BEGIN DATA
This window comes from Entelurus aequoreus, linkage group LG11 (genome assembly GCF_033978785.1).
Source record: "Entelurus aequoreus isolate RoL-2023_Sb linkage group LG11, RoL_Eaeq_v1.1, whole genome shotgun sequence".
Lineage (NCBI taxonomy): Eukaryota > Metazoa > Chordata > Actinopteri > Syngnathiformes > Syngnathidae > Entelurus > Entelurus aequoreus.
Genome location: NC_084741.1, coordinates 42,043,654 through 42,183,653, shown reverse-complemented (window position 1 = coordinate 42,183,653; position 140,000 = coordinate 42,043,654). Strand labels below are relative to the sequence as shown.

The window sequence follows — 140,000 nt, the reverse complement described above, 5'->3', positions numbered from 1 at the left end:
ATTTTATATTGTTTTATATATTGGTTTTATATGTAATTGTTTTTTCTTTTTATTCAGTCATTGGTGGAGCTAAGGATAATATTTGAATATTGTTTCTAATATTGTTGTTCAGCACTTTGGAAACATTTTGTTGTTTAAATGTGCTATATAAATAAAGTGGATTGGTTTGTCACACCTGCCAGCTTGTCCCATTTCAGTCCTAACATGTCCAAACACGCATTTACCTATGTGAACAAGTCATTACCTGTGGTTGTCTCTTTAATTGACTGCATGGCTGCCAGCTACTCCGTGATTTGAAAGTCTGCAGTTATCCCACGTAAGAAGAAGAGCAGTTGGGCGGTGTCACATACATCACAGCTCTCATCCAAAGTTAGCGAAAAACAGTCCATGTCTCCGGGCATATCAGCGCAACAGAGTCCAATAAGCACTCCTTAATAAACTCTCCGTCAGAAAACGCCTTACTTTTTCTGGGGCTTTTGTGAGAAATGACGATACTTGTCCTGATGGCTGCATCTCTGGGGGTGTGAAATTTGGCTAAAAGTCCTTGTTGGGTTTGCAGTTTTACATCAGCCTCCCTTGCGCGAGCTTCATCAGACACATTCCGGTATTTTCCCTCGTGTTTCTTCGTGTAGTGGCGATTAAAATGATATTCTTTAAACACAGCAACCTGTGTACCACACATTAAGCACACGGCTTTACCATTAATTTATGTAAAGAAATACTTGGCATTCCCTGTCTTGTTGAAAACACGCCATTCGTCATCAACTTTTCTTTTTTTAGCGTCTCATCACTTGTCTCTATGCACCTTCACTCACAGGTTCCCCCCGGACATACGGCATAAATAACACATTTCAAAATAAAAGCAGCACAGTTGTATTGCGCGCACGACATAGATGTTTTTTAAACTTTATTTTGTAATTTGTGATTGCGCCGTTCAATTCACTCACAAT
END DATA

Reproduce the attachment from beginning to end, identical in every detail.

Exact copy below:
This window comes from Entelurus aequoreus, linkage group LG11 (genome assembly GCF_033978785.1).
Source record: "Entelurus aequoreus isolate RoL-2023_Sb linkage group LG11, RoL_Eaeq_v1.1, whole genome shotgun sequence".
Lineage (NCBI taxonomy): Eukaryota > Metazoa > Chordata > Actinopteri > Syngnathiformes > Syngnathidae > Entelurus > Entelurus aequoreus.
Genome location: NC_084741.1, coordinates 42,043,654 through 42,183,653, shown reverse-complemented (window position 1 = coordinate 42,183,653; position 140,000 = coordinate 42,043,654). Strand labels below are relative to the sequence as shown.

The window sequence follows — 140,000 nt, the reverse complement described above, 5'->3', positions numbered from 1 at the left end:
ATTTTATATTGTTTTATATATTGGTTTTATATGTAATTGTTTTTTCTTTTTATTCAGTCATTGGTGGAGCTAAGGATAATATTTGAATATTGTTTCTAATATTGTTGTTCAGCACTTTGGAAACATTTTGTTGTTTAAATGTGCTATATAAATAAAGTGGATTGGTTTGTCACACCTGCCAGCTTGTCCCATTTCAGTCCTAACATGTCCAAACACGCATTTACCTATGTGAACAAGTCATTACCTGTGGTTGTCTCTTTAATTGACTGCATGGCTGCCAGCTACTCCGTGATTTGAAAGTCTGCAGTTATCCCACGTAAGAAGAAGAGCAGTTGGGCGGTGTCACATACATCACAGCTCTCATCCAAAGTTAGCGAAAAACAGTCCATGTCTCCGGGCATATCAGCGCAACAGAGTCCAATAAGCACTCCTTAATAAACTCTCCGTCAGAAAACGCCTTACTTTTTCTGGGGCTTTTGTGAGAAATGACGATACTTGTCCTGATGGCTGCATCTCTGGGGGTGTGAAATTTGGCTAAAAGTCCTTGTTGGGTTTGCAGTTTTACATCAGCCTCCCTTGCGCGAGCTTCATCAGACACATTCCGGTATTTTCCCTCGTGTTTCTTCGTGTAGTGGCGATTAAAATGATATTCTTTAAACACAGCAACCTGTGTACCACACATTAAGCACACGGCTTTACCATTAATTTATGTAAAGAAATACTTGGCATTCCCTGTCTTGTTGAAAACACGCCATTCGTCATCAACTTTTCTTTTTTTAGCGTCTCATCACTTGTCTCTATGCACCTTCACTCACAGGTTCCCCCCGGACATACGGCATAAATAACACATTTCAAAATAAAAGCAGCACAGTTGTATTGCGCGCACGACATAGATGTTTTTTAAACTTTATTTTGTAATTTGTGATTGCGCCGTTCAATTCACTCACAAT